“Why? I do naut want to.” Skikudis watched her sister’s eyes fill with tears even as her jaw worked stubbornly.

“I do naut care,” the older sister hissed. “And neither does anyone else. Do you want--” Skikudis pointed over her shoulder, “--one of them to kill you first?”

Suliss’urn’s round face, not yet old enough to brag the angles and sharp cheek bones of her elven heritage screwed up in a bid to keep the tears from falling. She failed. Skikudis watched them with an idle entrancement and thought, I wonder when the last time I let myself cry was? then shook her head.

No.”
“Then you must. You are going to have to things that you will hate at first, to survive. Eventually, you will naut hate it at all. Or you will naut care about it and when that time comes, it won’t matter. When it comes down to it, sister mine, it’s either you or them. Do everything in your power to make it you.”

The younger drow did her best to digest this. So young, Skikudis observed. I was young like this once but it feels like it has been centuries. Suliss’urns expression changed from the brow-furrowing of thought to the tilting of her head, to eye her sister with mounting suspicion.

“Why are you helping me?” Suliss’ asked. Skikudis felt a little hope for her sister flutter within her stomach as the youngest displayed distrust. Finally!

“Because you will owe me,” honestly replied. “And you will be indebted to me. I will use you against our other siblings to ensure my rise through the ranks. When I rise through the ranks,” Skikudis pushed Suliss’ boney little chest. “—You rise through the ranks, with me. Eh?”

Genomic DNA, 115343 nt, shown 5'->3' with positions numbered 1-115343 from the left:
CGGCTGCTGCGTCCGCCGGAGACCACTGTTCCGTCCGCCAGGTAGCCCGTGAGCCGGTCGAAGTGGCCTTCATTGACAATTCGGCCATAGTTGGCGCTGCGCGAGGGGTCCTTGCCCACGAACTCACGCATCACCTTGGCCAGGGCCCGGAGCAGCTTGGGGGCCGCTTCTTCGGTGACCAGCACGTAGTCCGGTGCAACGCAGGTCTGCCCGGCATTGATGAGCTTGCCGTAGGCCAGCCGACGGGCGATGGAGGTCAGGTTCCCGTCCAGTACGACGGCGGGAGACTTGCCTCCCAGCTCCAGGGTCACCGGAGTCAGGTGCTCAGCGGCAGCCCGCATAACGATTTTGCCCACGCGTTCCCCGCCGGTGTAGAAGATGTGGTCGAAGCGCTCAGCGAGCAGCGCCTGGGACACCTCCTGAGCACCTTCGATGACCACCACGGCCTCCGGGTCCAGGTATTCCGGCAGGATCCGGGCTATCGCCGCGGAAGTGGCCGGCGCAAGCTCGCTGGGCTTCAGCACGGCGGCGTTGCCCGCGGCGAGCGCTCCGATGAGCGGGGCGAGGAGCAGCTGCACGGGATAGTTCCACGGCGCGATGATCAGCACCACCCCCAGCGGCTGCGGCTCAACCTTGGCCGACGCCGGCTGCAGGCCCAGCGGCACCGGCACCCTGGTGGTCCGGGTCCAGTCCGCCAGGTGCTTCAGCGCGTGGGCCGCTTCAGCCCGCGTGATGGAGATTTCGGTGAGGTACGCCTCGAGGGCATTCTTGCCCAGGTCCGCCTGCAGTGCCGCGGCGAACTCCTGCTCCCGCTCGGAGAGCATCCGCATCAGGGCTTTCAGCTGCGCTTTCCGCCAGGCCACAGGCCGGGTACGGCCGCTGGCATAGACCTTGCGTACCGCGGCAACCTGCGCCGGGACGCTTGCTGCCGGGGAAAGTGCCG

Suliss’ spine hit the smooth glittering wall of stone. For a moment, Skikudis thought her younger sister’s features had sharpened—like some sort of little black hound on the scent of prey—but the impression was gone as Suliss’ made her features go lax to hide her thoughts. Good, good...she can learn. Suliss’ did not reply, but mutely stared at her older sister.

“Think about it,” Skikudis said, then turned her back on Suliss’ and left the girl on her own.
 

Sulissurn

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The first body had been one of the younger males. He had broken off from the pack he ran with to go piss in one of the deeper caverns. When they’d found his body the skin on his face had been gnawed then peeled completely off. The fleshiest parts of his body bore the gnashing of little teeth, there were marks on his hands that said he had been alive for a good long while as he was being eaten. Only the empty sockets of his eyes stared up and outward in the glowing caves of the Underdark as if some forever testament to the horror of his last few moments of life.

The other children had gathered around him to gaze at the body with the dull-eyed curiosity. A few toed at the body, some of the younger ones hid behind the older but none of them seemed shocked. They were neither strangers to death nor impressed with the way it had happened. They were children of drow. They had already done worse and seen worse.
 

Sulissurn